Traumatic Optic Neuropathy
What Is the Traumatic Optic Neuropathy?
Traumatic optic neuropathy (TON) is a clinical diagnosis that presents with typical clinical features. Table 6–1 summarizes these features. The incidence of TON after craniofacial trauma is probably 2 to 5%. Multiple mechanisms have been proposed in TON. Table 6–2 lists the major theories for pathogenesis of TON.
What Is the Evaluation of Traumatic Optic Neuropathy?
Once the clinical diagnosis of TON is made, neuroimaging should be performed if possible. The incidence of visible canal fracture in TON is variable and does not correlate well with the severity of visual loss (Goldberg, 1992; Seiff, 1990; Steinsapir, 1994a). Computed tomography (CT) may be the best imaging study for the evaluation of TON, detailed examination for bone fractures, evaluation of bone anatomy (Goldberg, 1992), and detection of acute hemorrhage (Knox, 1990; Seiff, 1990). Crowe et al described a case of an intrasheath and intrachiasmal hemorrhage and delayed visual loss (Crowe, 1989). Chou et al in 1996 summarized the literature on TON from 1922 to 1990 and reported optic canal fracture in 92 of 431 cases (21%) (Chou, 1996).
History of direct or indirect impact injury to the head, face, or orbit
Unilateral or bilateral visual loss
Variable loss of visual acuity (range 20/20 to no light perception)
Variable loss of visual field
Relative afferent pupillary defect (unilateral or bilateral but asymmetric cases)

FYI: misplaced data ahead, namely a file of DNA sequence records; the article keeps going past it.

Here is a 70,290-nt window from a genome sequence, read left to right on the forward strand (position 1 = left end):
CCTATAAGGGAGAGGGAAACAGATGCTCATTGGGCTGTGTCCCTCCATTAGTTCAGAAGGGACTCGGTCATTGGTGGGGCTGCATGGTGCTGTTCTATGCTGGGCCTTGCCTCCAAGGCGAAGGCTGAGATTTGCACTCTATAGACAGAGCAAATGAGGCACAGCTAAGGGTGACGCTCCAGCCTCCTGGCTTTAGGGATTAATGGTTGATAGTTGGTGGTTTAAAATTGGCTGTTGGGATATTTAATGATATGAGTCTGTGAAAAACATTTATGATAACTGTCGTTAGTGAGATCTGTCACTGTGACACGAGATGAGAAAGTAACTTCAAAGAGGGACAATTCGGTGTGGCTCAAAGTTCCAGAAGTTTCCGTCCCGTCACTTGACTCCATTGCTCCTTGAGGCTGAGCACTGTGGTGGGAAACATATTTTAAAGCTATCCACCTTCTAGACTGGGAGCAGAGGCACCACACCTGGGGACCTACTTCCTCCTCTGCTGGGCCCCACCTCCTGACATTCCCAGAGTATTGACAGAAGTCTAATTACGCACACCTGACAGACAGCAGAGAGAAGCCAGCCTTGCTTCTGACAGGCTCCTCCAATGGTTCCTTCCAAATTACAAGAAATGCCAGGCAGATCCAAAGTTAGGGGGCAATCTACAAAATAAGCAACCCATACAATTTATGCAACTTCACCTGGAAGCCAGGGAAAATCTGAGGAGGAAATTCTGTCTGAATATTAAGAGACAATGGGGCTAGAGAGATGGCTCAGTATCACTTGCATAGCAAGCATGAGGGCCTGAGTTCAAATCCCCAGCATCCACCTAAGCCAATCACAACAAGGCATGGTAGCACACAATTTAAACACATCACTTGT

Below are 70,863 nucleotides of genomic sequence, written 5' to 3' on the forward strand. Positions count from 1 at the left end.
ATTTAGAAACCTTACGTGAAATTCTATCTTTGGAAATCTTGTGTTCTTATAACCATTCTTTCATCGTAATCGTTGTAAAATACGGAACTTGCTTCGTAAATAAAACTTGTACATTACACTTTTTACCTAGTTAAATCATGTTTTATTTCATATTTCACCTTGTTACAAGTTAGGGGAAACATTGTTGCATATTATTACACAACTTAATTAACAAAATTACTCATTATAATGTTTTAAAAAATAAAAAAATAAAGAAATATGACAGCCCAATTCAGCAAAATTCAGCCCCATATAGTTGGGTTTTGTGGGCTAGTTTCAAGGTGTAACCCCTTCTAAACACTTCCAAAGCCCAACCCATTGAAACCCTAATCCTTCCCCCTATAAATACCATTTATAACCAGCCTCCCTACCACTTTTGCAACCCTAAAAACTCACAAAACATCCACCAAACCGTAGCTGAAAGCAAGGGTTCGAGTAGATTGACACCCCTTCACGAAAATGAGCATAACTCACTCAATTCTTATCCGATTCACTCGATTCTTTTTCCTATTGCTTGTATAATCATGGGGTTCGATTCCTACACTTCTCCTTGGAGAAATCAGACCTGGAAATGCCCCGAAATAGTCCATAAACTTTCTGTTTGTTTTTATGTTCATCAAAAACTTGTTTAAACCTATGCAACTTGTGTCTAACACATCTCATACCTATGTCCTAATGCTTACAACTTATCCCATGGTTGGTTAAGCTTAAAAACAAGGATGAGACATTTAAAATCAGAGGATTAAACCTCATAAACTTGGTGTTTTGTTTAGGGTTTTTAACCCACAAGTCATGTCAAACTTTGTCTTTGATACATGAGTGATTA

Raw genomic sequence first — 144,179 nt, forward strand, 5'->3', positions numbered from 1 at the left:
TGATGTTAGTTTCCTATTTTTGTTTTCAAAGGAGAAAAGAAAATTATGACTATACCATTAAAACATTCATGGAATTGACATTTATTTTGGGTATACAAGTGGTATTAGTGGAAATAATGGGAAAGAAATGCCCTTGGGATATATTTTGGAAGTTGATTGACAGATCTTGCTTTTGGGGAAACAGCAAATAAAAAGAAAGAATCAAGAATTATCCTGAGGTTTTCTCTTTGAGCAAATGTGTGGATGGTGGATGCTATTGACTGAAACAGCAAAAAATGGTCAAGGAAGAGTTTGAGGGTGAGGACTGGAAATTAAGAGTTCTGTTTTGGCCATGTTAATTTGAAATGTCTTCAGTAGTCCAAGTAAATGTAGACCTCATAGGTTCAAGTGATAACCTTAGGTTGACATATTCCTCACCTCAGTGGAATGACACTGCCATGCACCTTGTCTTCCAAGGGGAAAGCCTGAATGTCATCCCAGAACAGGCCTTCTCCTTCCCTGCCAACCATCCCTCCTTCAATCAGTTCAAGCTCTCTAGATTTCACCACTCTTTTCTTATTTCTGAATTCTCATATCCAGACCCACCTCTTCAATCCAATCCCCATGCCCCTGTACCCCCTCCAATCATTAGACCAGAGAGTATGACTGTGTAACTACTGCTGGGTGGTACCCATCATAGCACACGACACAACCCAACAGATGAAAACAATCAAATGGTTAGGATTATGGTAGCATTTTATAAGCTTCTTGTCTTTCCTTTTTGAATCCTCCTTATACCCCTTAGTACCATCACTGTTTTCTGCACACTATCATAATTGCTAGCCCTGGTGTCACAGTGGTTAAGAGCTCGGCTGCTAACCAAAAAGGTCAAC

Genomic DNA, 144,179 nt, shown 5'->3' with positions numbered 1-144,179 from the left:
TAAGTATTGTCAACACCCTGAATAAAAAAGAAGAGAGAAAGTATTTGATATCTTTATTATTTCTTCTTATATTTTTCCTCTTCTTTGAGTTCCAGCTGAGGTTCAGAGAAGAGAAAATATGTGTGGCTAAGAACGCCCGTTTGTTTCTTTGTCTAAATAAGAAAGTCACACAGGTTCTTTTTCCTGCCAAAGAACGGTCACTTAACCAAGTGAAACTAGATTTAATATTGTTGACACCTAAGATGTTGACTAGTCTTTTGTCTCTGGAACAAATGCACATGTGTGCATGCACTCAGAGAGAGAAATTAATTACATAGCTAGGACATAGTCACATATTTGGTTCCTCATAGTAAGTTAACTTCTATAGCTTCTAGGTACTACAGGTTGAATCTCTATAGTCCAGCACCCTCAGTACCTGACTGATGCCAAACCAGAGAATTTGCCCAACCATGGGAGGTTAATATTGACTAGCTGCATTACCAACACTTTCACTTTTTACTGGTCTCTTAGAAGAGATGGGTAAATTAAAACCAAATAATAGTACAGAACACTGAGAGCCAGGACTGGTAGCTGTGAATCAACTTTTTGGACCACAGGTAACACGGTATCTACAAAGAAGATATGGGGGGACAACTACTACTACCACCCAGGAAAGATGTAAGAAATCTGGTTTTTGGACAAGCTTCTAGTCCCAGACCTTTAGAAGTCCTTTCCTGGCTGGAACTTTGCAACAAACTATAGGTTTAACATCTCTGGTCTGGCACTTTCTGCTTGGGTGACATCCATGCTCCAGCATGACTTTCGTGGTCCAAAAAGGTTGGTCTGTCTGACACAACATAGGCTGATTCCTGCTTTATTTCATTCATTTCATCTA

Commonly normal or less commonly swollen optic nerve (Brodsky, 1995)
Eventual ipsilateral optic atrophy
Exclusion of other etiologies of visual loss in the setting of trauma:
Compressive or direct mechanical injury
Optic nerve contusion, edema, and swelling
Avulsion or transection
Bone fragment or fracture
Retrobulbar with increased intraorbital pressure
Optic nerve sheath hematoma
Source: Aitken, 1991; Mauriello, 1992; Miller, 1990; Steinsapir, 1994a; Volpe, 1991; Wolin, 1990.
The role of magnetic resonance imaging (MRI) in TON has yet to be clearly defined (Takehara, 1994). In addition, MRI is generally not available in the acute setting and is less useful than CT imaging for the detection of acute hemorrhage, canal fractures, and bone anatomy (class III, level C).
What Is the Treatment of Traumatic Optic Neuropathy?
The natural history of TON is not well defined but up to 20 to 38% of untreated patients may improve over time. Hughes described 56 cases of untreated TON, of which 44% were permanently blind and 16% gained useful vision (Hughes, 1962). There is, however, no large, well-controlled randomized prospective data regarding the treatment of TON (class III, level U). The literature on medical and surgical treatment of TON is difficult to summarize accurately because of the variations in clinical presentation, treatment modalities (e.g., steroids alone, steroids with surgery, surgery alone), surgical techniques and approaches, study inclusion criteria, and outcome measures, and because of recruitment bias and small sample sizes (class III—IV, level U). Cook et al in 1996 reviewed all cases of TON published in the English-language literature and performed a meta-analysis of treatment results (Cook, 1996). Patients were classified into one of four grades (Table 6–3) depending on visual acuity and the location and type of fracture. Recovery of vision was significantly better in patients who underwent treatment compared with observation alone. No significant difference in improvement was noted in patients treated with corticosteroids alone, surgical decompression alone, or a combination of those modalities. The prognosis for visual recovery worsened with increasing severity of grade. Recovery of vision was better in patients without orbital fractures and in those with anterior rather than posterior fractures.
Grade 1: Acuity better than 20/200 without posterior orbital fracture